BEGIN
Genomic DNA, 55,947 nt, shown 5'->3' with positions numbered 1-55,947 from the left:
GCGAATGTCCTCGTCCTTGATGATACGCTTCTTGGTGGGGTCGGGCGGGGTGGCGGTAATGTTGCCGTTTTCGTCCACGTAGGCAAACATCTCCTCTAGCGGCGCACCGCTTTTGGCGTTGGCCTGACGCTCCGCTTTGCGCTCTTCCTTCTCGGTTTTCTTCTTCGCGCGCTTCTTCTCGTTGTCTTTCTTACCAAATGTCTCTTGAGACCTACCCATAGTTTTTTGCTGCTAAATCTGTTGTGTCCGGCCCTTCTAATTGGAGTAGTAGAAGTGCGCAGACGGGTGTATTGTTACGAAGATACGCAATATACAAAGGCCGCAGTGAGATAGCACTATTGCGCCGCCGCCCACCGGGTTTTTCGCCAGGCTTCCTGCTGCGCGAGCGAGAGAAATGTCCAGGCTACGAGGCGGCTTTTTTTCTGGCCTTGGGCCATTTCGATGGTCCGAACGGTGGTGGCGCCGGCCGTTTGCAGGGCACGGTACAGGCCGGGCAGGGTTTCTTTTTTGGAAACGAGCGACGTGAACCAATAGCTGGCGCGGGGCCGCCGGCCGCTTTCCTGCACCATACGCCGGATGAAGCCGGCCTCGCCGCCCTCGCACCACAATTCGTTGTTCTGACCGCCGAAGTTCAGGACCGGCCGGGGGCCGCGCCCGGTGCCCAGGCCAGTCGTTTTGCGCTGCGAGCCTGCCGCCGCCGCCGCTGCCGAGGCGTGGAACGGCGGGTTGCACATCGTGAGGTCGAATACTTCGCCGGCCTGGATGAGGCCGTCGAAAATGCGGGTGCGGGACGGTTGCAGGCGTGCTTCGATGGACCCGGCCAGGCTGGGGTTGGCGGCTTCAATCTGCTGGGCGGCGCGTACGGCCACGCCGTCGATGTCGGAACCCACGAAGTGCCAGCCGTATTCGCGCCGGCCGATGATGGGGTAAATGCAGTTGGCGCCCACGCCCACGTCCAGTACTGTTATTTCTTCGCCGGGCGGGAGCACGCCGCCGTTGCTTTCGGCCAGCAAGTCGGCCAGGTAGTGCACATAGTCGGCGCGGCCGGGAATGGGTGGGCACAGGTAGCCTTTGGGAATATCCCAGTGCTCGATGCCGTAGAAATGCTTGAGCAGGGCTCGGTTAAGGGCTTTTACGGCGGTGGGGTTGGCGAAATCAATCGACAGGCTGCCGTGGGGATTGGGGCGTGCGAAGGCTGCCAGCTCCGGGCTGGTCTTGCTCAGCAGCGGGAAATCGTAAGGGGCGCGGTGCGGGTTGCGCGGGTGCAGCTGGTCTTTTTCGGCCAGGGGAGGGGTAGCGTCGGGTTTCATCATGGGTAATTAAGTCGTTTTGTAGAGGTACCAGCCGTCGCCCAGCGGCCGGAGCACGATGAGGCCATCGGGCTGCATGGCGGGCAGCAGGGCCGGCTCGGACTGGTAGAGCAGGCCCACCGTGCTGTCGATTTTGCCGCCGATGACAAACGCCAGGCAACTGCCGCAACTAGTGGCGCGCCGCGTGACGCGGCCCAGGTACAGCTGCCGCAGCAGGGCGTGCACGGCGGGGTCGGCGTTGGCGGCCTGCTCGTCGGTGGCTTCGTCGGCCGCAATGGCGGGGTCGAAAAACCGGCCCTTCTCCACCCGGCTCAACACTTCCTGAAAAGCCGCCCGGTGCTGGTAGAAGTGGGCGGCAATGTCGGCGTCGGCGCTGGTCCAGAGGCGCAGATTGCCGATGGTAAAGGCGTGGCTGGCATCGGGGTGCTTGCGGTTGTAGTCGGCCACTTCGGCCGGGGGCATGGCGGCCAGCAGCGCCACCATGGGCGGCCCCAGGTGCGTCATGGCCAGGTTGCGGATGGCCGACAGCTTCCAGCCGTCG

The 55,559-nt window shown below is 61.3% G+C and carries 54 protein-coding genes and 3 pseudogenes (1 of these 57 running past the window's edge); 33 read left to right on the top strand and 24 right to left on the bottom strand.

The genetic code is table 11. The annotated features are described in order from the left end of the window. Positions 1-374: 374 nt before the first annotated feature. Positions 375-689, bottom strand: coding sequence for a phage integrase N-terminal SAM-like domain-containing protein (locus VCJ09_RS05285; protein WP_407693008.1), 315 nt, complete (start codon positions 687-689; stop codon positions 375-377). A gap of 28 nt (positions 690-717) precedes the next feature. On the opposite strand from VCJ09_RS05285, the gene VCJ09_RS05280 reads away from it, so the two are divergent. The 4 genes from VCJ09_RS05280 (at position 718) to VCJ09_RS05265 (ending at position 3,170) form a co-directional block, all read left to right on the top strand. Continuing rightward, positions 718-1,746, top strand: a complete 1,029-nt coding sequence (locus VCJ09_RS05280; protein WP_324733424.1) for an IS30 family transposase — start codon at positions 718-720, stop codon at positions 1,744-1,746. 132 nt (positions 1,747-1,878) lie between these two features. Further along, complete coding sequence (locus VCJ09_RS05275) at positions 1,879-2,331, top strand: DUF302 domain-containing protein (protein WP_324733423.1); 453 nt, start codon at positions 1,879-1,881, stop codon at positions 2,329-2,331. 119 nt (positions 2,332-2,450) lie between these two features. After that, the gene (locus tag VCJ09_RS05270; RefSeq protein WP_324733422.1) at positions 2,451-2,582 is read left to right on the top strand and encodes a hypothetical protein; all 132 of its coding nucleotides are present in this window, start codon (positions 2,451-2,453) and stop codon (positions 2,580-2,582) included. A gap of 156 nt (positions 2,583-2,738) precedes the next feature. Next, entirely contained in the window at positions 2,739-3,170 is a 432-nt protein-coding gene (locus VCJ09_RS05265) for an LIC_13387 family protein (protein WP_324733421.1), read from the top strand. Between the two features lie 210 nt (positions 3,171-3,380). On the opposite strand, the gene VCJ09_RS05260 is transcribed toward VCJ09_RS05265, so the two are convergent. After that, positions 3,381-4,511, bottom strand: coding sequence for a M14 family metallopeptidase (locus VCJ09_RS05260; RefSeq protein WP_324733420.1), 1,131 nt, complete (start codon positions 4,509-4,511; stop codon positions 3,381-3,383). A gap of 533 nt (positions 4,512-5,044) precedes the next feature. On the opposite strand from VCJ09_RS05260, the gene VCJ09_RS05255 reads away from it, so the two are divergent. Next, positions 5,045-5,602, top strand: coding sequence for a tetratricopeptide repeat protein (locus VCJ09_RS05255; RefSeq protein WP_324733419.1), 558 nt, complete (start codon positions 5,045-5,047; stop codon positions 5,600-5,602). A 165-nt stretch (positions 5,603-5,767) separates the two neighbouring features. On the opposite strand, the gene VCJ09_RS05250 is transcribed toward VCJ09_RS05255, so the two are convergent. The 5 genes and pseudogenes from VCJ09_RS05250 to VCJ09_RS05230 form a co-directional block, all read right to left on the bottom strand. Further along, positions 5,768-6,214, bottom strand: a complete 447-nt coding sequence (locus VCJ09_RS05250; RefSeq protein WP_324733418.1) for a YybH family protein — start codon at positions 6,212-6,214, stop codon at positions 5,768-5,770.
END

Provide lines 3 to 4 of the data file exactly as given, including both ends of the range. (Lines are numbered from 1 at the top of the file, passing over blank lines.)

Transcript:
The 55,559-nt window shown below is 61.3% G+C and carries 54 protein-coding genes and 3 pseudogenes (1 of these 57 running past the window's edge); 33 read left to right on the top strand and 24 right to left on the bottom strand.

The genetic code is table 11. The annotated features are described in order from the left end of the window. Positions 1-374: 374 nt before the first annotated feature. Positions 375-689, bottom strand: coding sequence for a phage integrase N-terminal SAM-like domain-containing protein (locus VCJ09_RS05285; protein WP_407693008.1), 315 nt, complete (start codon positions 687-689; stop codon positions 375-377). A gap of 28 nt (positions 690-717) precedes the next feature. On the opposite strand from VCJ09_RS05285, the gene VCJ09_RS05280 reads away from it, so the two are divergent. The 4 genes from VCJ09_RS05280 (at position 718) to VCJ09_RS05265 (ending at position 3,170) form a co-directional block, all read left to right on the top strand. Continuing rightward, positions 718-1,746, top strand: a complete 1,029-nt coding sequence (locus VCJ09_RS05280; protein WP_324733424.1) for an IS30 family transposase — start codon at positions 718-720, stop codon at positions 1,744-1,746. 132 nt (positions 1,747-1,878) lie between these two features. Further along, complete coding sequence (locus VCJ09_RS05275) at positions 1,879-2,331, top strand: DUF302 domain-containing protein (protein WP_324733423.1); 453 nt, start codon at positions 1,879-1,881, stop codon at positions 2,329-2,331. 119 nt (positions 2,332-2,450) lie between these two features. After that, the gene (locus tag VCJ09_RS05270; RefSeq protein WP_324733422.1) at positions 2,451-2,582 is read left to right on the top strand and encodes a hypothetical protein; all 132 of its coding nucleotides are present in this window, start codon (positions 2,451-2,453) and stop codon (positions 2,580-2,582) included. A gap of 156 nt (positions 2,583-2,738) precedes the next feature. Next, entirely contained in the window at positions 2,739-3,170 is a 432-nt protein-coding gene (locus VCJ09_RS05265) for an LIC_13387 family protein (protein WP_324733421.1), read from the top strand. Between the two features lie 210 nt (positions 3,171-3,380). On the opposite strand, the gene VCJ09_RS05260 is transcribed toward VCJ09_RS05265, so the two are convergent. After that, positions 3,381-4,511, bottom strand: coding sequence for a M14 family metallopeptidase (locus VCJ09_RS05260; RefSeq protein WP_324733420.1), 1,131 nt, complete (start codon positions 4,509-4,511; stop codon positions 3,381-3,383). A gap of 533 nt (positions 4,512-5,044) precedes the next feature. On the opposite strand from VCJ09_RS05260, the gene VCJ09_RS05255 reads away from it, so the two are divergent. Next, positions 5,045-5,602, top strand: coding sequence for a tetratricopeptide repeat protein (locus VCJ09_RS05255; RefSeq protein WP_324733419.1), 558 nt, complete (start codon positions 5,045-5,047; stop codon positions 5,600-5,602). A 165-nt stretch (positions 5,603-5,767) separates the two neighbouring features. On the opposite strand, the gene VCJ09_RS05250 is transcribed toward VCJ09_RS05255, so the two are convergent. The 5 genes and pseudogenes from VCJ09_RS05250 to VCJ09_RS05230 form a co-directional block, all read right to left on the bottom strand. Further along, positions 5,768-6,214, bottom strand: a complete 447-nt coding sequence (locus VCJ09_RS05250; RefSeq protein WP_324733418.1) for a YybH family protein — start codon at positions 6,212-6,214, stop codon at positions 5,768-5,770.